Let’s Stop Feeling Ashamed About Our Jobs! (Here’s How)

ashamed of your job

Reading Time: minutes

It’s inevitable, isn’t it? When you meet someone, the conversation always makes a stop by your work.

You feel it coming from the moment you first learn someone’s name: “So, what do you do?”

A lot of us really hate this questions.  How do you feel about it?  If you have any ounce of struggle with your job or dissonance between what you do and who you are, you likely don’t care for that question.

When we do work that is congruent with our identity and values, it’s easy and fun to talk about. But if it’s not something we believe in 100%, there can be awkward feelings of shame or embarrassment around it.

If you’ve ever had a job that you weren’t in love with, I have something to say to you:

No matter what you do, what if you were proud of it? Can you imagine it? Can you imagine answering with confidence when someone asks what you do? Can you imagine not feeling that shameful and squirmy feeling?

No matter where you are in life and work, please hear this:

Whatever you’re doing,
even if it’s not what you want to be doing,
even if it’s not your dream,
even if you don’t like your job,
even if you’re not using your degree(s),
even if you have breakdowns every night before bed as you dread the next day at work…even then…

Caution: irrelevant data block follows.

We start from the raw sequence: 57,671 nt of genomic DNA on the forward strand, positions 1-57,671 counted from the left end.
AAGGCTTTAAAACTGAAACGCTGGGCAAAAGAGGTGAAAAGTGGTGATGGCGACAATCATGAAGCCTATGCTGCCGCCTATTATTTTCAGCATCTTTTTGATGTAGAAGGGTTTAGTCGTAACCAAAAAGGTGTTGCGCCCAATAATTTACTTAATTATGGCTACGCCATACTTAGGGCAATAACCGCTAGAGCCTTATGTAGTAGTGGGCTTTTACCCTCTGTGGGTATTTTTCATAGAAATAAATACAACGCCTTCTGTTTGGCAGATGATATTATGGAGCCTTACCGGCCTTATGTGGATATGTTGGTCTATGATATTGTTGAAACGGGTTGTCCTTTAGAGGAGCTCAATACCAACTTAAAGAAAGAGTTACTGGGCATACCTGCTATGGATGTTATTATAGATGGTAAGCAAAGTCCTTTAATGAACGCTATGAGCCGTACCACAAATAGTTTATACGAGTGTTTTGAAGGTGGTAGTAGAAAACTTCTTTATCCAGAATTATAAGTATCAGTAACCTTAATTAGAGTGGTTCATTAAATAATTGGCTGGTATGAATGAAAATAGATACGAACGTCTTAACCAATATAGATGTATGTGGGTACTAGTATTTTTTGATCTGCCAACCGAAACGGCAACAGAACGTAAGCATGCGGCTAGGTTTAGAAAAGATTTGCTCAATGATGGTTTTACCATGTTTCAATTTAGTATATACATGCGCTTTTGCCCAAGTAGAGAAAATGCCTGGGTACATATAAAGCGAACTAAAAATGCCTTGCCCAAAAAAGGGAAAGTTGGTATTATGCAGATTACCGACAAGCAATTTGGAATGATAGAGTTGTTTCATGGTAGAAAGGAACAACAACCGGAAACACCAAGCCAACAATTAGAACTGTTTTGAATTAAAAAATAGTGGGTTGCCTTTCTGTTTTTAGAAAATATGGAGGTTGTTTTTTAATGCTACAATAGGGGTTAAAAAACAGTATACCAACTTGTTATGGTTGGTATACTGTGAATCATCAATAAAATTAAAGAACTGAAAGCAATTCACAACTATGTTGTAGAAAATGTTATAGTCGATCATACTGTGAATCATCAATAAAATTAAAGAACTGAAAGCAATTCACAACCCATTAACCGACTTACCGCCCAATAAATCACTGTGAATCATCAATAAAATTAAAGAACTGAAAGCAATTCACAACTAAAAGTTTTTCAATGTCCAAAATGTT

you have nothing to feel ashamed of.

I love the high levels of thinking around work. I love thinking about purpose, meaning, calling, vocation, mission and the mark you want to leave on the world. I love all of that.

But work isn’t only about that. It’s also about paying the bills. It’s also about making ends meet. It’s about finding a way to get the things that you need in life.

Work is also what you do to get by.

And there’s nothing wrong with getting by.

I spent a few years serving pizzas. I don’t regret those years. I learned a lot about how to help people have a good customer experience and how restaurants run.

In college I sat at a security desk at the entrance to a dorm from 3-8am, trying to stay awake and hoping to get some homework done—rarely doing either well.

In high school, I cut grass and worked as a church janitor.

In Jr. High I cleaned up pens at a llama farm.

When I’m not working on The Meaning Movement, I’m a photographer.  And I recently began doing contract work for an online video-based software company.

I’ve taught classes at a Jr. college. I’ve served pizza at a pizza joint.

Was I proud to be doing those things? No. Not always. But did they get me where I am today? Yes. And am I proud of that? Heck yes!

A good friend of mine is a talented writer.  She’s going to make a full time living off her work some day, but right now, she works at the YMCA.  It gives her an income and gets her out of her house and out of her head.

Another friend is a musician.  His band is fantastic, and their following is growing— slowly but surely.  They make some income as a band, but it’s not enough to sustain his family.  Right now, he works at a game store.

Listen: I don’t care what you do— if it’s what you need to be doing right now, then bless it. Get that money! Do what you need to do. And feel proud about it!

Life is hard. Making ends meet is a challenge. And if you’re working, then you’ve found a way to make it work for now.

So, let’s stop it with the job and career shame. You have no reason to feel ashamed of your job!